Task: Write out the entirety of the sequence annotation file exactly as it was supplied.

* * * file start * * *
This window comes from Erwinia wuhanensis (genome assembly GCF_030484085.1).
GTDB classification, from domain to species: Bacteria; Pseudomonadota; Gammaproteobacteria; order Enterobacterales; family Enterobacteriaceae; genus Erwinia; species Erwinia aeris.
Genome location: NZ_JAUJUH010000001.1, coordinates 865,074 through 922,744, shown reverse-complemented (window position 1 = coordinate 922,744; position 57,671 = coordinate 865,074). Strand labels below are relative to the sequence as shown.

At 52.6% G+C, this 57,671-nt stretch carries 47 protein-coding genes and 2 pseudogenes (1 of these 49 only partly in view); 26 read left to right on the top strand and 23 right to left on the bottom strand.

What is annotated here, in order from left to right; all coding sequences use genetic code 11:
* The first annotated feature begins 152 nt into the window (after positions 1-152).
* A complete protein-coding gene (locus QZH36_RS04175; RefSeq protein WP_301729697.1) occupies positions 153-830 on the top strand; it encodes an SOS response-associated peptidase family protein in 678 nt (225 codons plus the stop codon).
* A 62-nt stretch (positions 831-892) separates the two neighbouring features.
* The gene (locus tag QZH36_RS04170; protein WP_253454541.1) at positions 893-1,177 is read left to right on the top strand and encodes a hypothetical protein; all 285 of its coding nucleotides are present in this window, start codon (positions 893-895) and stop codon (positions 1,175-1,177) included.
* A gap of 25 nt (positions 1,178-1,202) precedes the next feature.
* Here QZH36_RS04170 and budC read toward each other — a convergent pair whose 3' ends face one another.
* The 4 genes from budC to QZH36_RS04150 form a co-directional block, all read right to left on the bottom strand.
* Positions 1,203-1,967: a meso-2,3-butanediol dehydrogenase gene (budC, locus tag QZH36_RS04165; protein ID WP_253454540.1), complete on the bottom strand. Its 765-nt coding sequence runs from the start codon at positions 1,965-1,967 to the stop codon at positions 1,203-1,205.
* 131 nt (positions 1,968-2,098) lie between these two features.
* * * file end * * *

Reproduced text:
This window comes from Erwinia wuhanensis (genome assembly GCF_030484085.1).
GTDB classification, from domain to species: Bacteria; Pseudomonadota; Gammaproteobacteria; order Enterobacterales; family Enterobacteriaceae; genus Erwinia; species Erwinia aeris.
Genome location: NZ_JAUJUH010000001.1, coordinates 865,074 through 922,744, shown reverse-complemented (window position 1 = coordinate 922,744; position 57,671 = coordinate 865,074). Strand labels below are relative to the sequence as shown.

At 52.6% G+C, this 57,671-nt stretch carries 47 protein-coding genes and 2 pseudogenes (1 of these 49 only partly in view); 26 read left to right on the top strand and 23 right to left on the bottom strand.

What is annotated here, in order from left to right; all coding sequences use genetic code 11:
* The first annotated feature begins 152 nt into the window (after positions 1-152).
* A complete protein-coding gene (locus QZH36_RS04175; RefSeq protein WP_301729697.1) occupies positions 153-830 on the top strand; it encodes an SOS response-associated peptidase family protein in 678 nt (225 codons plus the stop codon).
* A 62-nt stretch (positions 831-892) separates the two neighbouring features.
* The gene (locus tag QZH36_RS04170; protein WP_253454541.1) at positions 893-1,177 is read left to right on the top strand and encodes a hypothetical protein; all 285 of its coding nucleotides are present in this window, start codon (positions 893-895) and stop codon (positions 1,175-1,177) included.
* A gap of 25 nt (positions 1,178-1,202) precedes the next feature.
* Here QZH36_RS04170 and budC read toward each other — a convergent pair whose 3' ends face one another.
* The 4 genes from budC to QZH36_RS04150 form a co-directional block, all read right to left on the bottom strand.
* Positions 1,203-1,967: a meso-2,3-butanediol dehydrogenase gene (budC, locus tag QZH36_RS04165; protein ID WP_253454540.1), complete on the bottom strand. Its 765-nt coding sequence runs from the start codon at positions 1,965-1,967 to the stop codon at positions 1,203-1,205.
* 131 nt (positions 1,968-2,098) lie between these two features.